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Collision in parliament over Ghana "cocaine era" perception

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The Majority and the Minority on Wednesday collided over whose era Ghana was adjudged “cocaine coast” to conclude debate on the State of the Nation Address.

Mr. Cletus Apul Avoka, Majority Leader, who sparked the provocation was giving the final submission to thank the president on the State of the Nation Address delivered February 25, 2010 by the President.

He stated that Ghana under President John Evans Atta Mills was gradually un-tagging herself of being notorious for drug trade.

He said under the National Democratic Congress (NDC), armed robbery had been brought to the minimum.

Mr. Avoka said when he was the Interior Minister he attended a conference in Cape Verde in 2008 where Ghana was tagged as a country engaged in drugs such as cocaine.

This brought Mr. Ambrose Dery, Deputy Minority Leader, to his feet challenging the Majority Leader to produce evidence to his claim.

Mr. Avoka pulled out a document to which he read to the House but the Minority still dissatisfied pursued the matter that the document be laid before the house.

The Speaker Mrs. Joyce Bamford-Addo, said there was no specific rule in the Standing Orders to be used to deal with the issue especially in the laying of the paper.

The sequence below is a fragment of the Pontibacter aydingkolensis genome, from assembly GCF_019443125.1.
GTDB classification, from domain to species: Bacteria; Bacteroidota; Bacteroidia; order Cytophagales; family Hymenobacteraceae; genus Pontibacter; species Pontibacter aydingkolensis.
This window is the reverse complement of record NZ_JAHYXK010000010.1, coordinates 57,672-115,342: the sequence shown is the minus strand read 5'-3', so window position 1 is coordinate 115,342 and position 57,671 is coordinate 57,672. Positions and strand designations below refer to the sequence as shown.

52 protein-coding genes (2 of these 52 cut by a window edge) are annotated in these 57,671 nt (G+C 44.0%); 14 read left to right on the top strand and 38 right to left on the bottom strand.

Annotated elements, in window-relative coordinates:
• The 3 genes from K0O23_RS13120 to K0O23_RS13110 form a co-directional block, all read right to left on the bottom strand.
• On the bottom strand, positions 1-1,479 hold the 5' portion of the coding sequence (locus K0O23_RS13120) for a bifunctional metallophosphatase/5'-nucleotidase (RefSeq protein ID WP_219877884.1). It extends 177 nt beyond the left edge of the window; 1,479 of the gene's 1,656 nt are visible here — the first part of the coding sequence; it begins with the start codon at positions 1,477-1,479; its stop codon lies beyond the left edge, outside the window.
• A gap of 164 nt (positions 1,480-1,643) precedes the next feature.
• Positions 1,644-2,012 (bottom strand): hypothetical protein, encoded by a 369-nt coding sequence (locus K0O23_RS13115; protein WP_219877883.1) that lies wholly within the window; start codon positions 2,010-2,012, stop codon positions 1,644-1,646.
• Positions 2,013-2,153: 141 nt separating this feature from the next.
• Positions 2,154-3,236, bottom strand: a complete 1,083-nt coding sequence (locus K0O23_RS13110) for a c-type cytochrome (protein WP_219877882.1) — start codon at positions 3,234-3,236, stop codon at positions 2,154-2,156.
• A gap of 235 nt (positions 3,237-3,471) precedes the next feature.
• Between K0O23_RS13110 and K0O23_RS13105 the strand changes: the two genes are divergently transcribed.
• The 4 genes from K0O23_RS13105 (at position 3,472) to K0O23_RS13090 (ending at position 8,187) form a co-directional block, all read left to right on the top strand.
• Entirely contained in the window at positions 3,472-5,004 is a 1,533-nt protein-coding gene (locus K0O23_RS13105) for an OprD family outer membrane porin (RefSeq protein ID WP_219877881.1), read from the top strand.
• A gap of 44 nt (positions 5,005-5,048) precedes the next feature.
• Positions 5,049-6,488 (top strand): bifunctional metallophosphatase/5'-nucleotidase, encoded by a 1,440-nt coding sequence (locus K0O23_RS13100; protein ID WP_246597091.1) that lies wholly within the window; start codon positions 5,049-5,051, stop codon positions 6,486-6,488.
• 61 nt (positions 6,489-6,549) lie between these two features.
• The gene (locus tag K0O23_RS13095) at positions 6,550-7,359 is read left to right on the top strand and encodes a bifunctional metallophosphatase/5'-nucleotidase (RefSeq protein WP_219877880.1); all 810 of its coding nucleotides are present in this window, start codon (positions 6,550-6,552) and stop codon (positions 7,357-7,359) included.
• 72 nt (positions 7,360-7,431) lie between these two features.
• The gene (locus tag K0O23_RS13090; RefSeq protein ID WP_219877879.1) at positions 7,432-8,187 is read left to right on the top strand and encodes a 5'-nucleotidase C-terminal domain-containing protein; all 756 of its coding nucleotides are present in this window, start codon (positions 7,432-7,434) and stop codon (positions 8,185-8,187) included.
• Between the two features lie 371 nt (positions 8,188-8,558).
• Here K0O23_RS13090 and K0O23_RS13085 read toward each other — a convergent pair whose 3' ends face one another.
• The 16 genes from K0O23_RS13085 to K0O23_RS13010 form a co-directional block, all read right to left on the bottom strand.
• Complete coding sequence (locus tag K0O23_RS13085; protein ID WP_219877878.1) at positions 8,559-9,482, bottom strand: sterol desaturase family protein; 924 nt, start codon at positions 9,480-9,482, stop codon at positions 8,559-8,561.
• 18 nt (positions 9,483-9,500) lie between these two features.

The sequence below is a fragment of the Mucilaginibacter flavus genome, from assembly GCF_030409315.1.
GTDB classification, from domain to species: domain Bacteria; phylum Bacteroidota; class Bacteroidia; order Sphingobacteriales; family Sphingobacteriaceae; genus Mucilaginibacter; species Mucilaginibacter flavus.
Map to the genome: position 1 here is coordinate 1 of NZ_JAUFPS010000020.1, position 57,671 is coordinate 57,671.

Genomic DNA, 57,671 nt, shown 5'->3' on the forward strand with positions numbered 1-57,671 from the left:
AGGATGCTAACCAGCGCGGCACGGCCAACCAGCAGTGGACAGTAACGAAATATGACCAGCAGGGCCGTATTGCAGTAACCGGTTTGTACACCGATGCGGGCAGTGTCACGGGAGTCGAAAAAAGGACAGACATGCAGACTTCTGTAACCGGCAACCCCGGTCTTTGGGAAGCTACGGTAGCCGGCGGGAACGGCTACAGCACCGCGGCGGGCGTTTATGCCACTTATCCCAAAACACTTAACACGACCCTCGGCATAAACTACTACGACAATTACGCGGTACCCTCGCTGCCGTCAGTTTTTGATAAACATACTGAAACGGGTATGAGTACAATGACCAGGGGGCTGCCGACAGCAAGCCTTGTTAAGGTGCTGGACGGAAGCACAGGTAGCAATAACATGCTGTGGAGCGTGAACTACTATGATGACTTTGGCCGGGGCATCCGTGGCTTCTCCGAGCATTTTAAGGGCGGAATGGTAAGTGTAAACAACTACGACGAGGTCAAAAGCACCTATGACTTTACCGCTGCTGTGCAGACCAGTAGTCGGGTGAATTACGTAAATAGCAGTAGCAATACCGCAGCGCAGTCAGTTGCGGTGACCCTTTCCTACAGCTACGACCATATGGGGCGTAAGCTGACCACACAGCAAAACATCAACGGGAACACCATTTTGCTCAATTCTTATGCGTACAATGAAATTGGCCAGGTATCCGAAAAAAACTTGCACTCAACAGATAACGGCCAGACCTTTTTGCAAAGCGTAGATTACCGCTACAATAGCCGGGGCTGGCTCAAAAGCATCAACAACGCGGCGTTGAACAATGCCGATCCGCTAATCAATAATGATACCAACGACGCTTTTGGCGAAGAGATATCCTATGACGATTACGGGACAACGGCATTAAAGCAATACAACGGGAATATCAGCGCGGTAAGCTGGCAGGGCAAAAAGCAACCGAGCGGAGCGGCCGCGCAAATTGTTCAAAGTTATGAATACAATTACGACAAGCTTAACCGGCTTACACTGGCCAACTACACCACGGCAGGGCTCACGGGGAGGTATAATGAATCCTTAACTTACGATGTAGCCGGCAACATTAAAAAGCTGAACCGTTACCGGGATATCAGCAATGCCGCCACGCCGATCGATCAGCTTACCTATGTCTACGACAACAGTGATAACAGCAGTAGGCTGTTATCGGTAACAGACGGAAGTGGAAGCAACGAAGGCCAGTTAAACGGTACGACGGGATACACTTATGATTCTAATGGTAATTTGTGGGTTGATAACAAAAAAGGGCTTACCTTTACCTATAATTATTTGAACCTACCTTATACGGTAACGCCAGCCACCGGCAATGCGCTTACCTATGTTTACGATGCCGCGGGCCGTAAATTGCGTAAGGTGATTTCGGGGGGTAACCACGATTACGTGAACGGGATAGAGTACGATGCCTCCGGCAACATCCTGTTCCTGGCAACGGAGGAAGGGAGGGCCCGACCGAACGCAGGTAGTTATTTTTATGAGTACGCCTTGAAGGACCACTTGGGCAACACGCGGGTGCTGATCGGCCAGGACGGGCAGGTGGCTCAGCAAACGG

She said however that the rule governing the debate was that no one should make statements without substantiating it and wondered why the Minority still persisted in the pursuance of the matter.

Prof. Mike Oquaye, Second Deputy Speaker said Mr. Avoka must lay the paper before the House adding, “this is a serious matter, he who alleges must establish.”

Mr. Dery pursued the matter when he argued that the document was someone’s perception and must not be recognized as factual in dealing with the matter.

Mr Avoka said when Papa Owusu Ankoma quoted the World Street Journal to establish that doing business in Ghana was expensive under the NDC government and the Majority established same argument against it, the Minority contended that the paper was a respected one all over the world and that its comments were factual.

He said since the House mostly thrived on precedents therefore there must be uniformity in precedents, adding that if in their (Minority) case, it was applicable, it must be must also be applicable in this case too.

The Minority devised another strategy forcing Mr. Avoka to withdraw both the document and the statement he made.

They had made sure that unless that was done, the House could not adjourn.

Source: GNA

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